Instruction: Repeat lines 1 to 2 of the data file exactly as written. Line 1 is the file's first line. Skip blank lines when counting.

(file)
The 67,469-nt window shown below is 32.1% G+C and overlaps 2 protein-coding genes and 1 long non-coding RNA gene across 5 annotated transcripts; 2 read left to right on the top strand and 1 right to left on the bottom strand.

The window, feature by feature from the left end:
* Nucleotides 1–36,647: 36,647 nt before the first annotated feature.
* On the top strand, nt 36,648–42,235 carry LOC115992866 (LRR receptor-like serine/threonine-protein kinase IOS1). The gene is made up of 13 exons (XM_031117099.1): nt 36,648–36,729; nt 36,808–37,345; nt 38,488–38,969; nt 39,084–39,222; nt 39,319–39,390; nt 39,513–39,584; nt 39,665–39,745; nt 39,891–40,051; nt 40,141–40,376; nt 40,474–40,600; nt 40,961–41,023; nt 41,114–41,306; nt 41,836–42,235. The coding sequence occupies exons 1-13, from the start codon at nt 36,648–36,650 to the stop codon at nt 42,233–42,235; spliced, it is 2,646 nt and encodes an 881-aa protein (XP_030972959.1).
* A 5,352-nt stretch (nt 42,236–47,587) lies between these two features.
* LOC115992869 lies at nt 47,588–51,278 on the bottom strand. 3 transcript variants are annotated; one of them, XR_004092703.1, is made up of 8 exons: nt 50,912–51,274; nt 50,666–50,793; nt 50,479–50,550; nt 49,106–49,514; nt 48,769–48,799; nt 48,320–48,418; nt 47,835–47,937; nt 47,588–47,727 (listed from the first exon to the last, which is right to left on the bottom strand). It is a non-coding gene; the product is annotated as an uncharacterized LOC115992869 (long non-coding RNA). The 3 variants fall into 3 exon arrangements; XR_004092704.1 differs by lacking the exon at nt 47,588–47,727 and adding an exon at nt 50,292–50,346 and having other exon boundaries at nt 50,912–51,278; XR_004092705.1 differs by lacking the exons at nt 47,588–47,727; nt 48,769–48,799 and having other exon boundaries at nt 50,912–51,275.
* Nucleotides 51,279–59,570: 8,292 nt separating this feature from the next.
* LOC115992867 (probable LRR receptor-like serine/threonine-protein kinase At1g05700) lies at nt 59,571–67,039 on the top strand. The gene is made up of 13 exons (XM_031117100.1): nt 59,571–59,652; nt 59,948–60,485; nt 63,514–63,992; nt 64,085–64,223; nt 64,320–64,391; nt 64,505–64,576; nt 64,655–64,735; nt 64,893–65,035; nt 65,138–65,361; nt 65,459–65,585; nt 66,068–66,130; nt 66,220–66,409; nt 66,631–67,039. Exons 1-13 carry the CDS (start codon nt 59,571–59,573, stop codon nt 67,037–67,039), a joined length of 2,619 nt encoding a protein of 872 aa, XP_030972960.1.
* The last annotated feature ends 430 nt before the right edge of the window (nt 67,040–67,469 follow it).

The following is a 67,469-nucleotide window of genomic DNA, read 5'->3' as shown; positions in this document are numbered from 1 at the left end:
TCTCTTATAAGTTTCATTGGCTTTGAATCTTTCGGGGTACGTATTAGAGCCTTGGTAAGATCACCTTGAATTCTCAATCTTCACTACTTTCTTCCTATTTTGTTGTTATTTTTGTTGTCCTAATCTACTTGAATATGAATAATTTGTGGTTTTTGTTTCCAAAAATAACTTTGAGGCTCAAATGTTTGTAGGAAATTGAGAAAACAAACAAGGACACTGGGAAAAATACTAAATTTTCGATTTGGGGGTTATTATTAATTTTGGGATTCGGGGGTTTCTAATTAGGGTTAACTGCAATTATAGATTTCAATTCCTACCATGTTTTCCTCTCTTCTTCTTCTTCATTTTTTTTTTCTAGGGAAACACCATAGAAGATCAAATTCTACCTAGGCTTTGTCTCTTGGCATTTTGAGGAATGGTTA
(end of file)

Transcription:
The 67,469-nt window shown below is 32.1% G+C and overlaps 2 protein-coding genes and 1 long non-coding RNA gene across 5 annotated transcripts; 2 read left to right on the top strand and 1 right to left on the bottom strand.

The window, feature by feature from the left end: